With the opening this summer of the Jacques and Natasha Gelman Galleries at the Metropolitan Museum of Art, the Met has taken another giant step toward establishing itself as a major center for 20th-century modernist art. For the Gelmans’ collection adds, among much else, important paintings from the Fauvist, Cubist and Surrealist schools in the early decades of the last century to the museum’s already rich holdings in both European and American modernism.
For aficionados of modernist art, moreover, the timing of this development could hardly be better. Next summer, as already reported, the Museum of Modern Art will be closing its doors on West 53rd Street to complete its current expansion program, with operations shifting to Queens until sometime in 2005. Only God–or Thomas Krens–knows where in the world the collection of the Solomon R. Guggenheim Museum will be dispatched to in the interim, given this museum’s current globalization project. Thus, for much of the first half of this first decade of the 21st century, the Met seems likely to be the principal museum venue for modernist art in Manhattan.
This is not something that could have been predicted even a generation or two earlier. When I came to live in New York in the 1950′s, the Met was the last place anyone would look to for a comprehensive account of 20th-century painting and sculpture. For all practical purposes, the history of Western art at the Met had ended with Impressionism. Under the directorship of the late Francis Henry Taylor, the museum had simply closed its eyes to the fact that New York, in the aftermath of World War II, had emerged as the capital of the modern movement. Which is why, of course, the Abstract Expressionist painters were so bitter about the Met’s refusal to acknowledge their work, and publicly attacked the museum for its backward policies.
What happened under Taylor’s immediate successors–James Rorimer and Thomas Hoving–might best be described as progress at a price. Particularly in the stormy Hoving era, some of the modern paintings that were shamelessly de-accessioned–a Van Gogh, for example, and a Henri Rousseau–were of far greater quality than some of the modern works acquired with the proceeds. At best it was an erratic, undisciplined and often chaotic period for the museum, and while some important modern acquisitions were made and some major exhibitions mounted when the late Henry Geldzahler served as the Met’s curator of 20th-century art, modernist art remained a marginal interest at the museum.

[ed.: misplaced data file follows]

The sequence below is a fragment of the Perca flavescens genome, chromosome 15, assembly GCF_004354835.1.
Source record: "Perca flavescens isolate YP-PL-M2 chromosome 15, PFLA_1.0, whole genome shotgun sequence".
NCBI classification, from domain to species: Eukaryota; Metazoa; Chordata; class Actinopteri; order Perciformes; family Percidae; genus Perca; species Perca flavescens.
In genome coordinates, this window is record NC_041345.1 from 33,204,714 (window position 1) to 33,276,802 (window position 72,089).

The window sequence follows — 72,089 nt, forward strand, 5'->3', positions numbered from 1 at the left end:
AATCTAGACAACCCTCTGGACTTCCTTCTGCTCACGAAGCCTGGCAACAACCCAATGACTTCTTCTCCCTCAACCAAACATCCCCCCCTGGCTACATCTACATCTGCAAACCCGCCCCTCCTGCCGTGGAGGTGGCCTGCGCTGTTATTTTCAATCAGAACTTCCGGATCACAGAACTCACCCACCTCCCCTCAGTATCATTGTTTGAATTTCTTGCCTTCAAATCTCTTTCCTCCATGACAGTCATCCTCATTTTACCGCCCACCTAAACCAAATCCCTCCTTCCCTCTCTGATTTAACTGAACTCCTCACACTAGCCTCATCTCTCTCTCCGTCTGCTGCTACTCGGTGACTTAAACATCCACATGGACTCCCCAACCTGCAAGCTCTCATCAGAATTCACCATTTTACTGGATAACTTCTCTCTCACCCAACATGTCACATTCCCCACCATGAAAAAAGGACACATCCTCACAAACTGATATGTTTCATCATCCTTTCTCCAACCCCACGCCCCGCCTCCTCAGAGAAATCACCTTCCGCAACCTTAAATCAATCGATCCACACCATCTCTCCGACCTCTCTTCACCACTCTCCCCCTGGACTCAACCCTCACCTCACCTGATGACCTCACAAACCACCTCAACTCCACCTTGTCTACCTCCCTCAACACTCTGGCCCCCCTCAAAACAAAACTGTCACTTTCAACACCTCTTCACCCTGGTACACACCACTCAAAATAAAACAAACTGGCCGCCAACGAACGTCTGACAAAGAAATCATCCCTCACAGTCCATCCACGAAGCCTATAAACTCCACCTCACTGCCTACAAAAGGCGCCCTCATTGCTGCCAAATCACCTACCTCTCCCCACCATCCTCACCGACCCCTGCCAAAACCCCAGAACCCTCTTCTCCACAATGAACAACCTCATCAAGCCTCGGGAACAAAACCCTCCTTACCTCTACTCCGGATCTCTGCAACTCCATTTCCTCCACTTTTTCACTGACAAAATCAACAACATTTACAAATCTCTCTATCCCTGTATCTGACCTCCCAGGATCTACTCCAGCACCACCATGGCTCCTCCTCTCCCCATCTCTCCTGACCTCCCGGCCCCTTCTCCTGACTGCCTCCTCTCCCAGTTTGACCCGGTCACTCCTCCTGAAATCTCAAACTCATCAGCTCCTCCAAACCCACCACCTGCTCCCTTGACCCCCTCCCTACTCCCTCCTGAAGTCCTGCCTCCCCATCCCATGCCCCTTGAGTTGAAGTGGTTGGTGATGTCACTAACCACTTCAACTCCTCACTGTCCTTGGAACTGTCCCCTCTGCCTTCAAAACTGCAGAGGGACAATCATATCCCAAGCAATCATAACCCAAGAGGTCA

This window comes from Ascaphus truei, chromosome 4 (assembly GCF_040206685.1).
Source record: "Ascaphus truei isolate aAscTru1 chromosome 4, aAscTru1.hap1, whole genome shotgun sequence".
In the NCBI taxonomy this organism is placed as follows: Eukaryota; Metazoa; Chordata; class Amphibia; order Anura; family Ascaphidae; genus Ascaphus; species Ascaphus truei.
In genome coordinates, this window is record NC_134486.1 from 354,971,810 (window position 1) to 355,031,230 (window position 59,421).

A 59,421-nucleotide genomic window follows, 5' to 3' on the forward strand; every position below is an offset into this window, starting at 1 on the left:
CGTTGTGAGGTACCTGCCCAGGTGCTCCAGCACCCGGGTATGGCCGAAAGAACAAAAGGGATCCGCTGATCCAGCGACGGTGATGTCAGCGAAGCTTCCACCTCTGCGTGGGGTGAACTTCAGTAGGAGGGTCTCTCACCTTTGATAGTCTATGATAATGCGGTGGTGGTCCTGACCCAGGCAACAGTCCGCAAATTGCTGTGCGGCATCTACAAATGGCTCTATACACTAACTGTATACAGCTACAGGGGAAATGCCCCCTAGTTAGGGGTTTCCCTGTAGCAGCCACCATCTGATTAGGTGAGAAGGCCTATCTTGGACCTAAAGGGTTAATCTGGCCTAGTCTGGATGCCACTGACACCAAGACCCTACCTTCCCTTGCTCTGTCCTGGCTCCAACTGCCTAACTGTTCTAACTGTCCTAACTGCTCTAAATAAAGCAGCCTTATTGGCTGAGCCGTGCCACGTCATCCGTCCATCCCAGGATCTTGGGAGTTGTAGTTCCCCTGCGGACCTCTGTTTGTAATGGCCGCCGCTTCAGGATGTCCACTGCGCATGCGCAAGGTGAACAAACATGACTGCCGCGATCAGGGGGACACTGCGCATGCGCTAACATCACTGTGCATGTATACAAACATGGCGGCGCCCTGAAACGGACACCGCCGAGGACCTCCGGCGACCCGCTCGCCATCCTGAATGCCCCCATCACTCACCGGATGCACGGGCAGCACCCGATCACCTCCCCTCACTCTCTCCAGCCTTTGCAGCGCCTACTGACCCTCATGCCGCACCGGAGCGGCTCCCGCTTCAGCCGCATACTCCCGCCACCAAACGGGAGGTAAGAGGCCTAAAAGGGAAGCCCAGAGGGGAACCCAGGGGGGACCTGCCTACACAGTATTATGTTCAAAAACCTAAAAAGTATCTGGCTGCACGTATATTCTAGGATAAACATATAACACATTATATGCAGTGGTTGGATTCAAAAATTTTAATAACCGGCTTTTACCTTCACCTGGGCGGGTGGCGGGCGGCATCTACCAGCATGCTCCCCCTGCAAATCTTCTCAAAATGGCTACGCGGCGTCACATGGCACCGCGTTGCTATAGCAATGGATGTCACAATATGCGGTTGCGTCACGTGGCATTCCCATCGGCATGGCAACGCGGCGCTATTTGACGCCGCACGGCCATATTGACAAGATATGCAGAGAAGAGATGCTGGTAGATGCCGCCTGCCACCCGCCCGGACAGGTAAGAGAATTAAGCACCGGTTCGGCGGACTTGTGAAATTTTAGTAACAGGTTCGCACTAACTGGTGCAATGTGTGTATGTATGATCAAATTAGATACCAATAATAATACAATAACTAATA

All of this was to undergo a huge change, both in terms of quality and of quantity, under the directorship of Philippe de Montebello and his hiring in 1979 of William S. Lieberman as chairman of the Met’s department of modern art. Mr. Lieberman brought to the Met both extensive experience and extensive connections from his long period of curatorial service at MoMA, where he’d begun his career under the late Alfred H. Barr Jr., that museum’s founding director.
To his duties at the Met, Mr. Lieberman also brought something of Barr’s vision of modernist art–of its complexities and what might even be called its sometimes contradictory impulses. And he did so in a period when there was emerging at MoMA itself a tendency to discredit Barr as having too narrow a vision of modernism. In my judgment, anyway, this was always a bogus charge and had, perhaps, more to do with generational conflict–a desire on the part of the new regime at MoMA to establish its own authority at the expense of MoMA’s famous father figure–than with Barr’s remarkably wide-ranging record of exhibitions and acquisitions.
One of the things that characterized MoMA’s installation of its permanent collection in Barr’s day was the special attention it accorded to the work of the early American modernists–among them, John Marin, Arthur Dove and Marsden Hartley. Maurice Prendergast was shown in the company of Bonnard and Klimt. And so on. Certain masterworks of American modernism that had iconic status at MoMA in that period–Hartley’s late Evening Storm (1942), for example–disappeared into the storerooms as soon as Barr stepped down and have never again been seen at the museum.
I mention this now because Mr. Lieberman has been even more generous in the attention he has lavished on American modernism in the galleries the Met now devotes to modern art. When you go to the Met today, you can see excellent examples not only of Hartley, but of Milton Avery, Florine Stettheimer, Stuart Davis–really, the list is too long to recount here–in addition to the extensive holdings in European modernism. Indeed, you can see a more comprehensive account of American modernism at the Met than at the Whitney Museum of American Art, which is supposed to be devoted to such art. This is something that simply did not exist at the Met on this scale under previous administrations.
The same is true, of course, for the installation of European modernism, to which the Gelmans’ collection now adds a number of masterpieces–among them, Bonnard’s The Dining Room at Vernonnet (1916), Balthus’ Thérèse Dreaming (1938), Braque’s The Billiard Table (1944 and 1952), Chagall’s The Lovers (1913), Derain’s Regent Street , London (1906), Matisse’s The Young Sailor II (1906), Mondrian’s Composition (1921) and, most amazingly, the hanging of Picasso’s Still Life with a Bottle of Rum next to Braque’s Still Life with a Pair of Banderillas (both 1911), as well as excellent examples of Giacometti, Juan Gris, Léger, Rouault and Miró.
This is the big leagues, and it is only part of the Gelmans’ bequest. Later on, the Gelmans’ collection of modern drawings will also be exhibited. For all this, we owe Mr. Lieberman–and the Met–a large debt of gratitude. With so many other museums going haywire, it’s a comfort to know that the greatest of our museums remains on a steady upward course.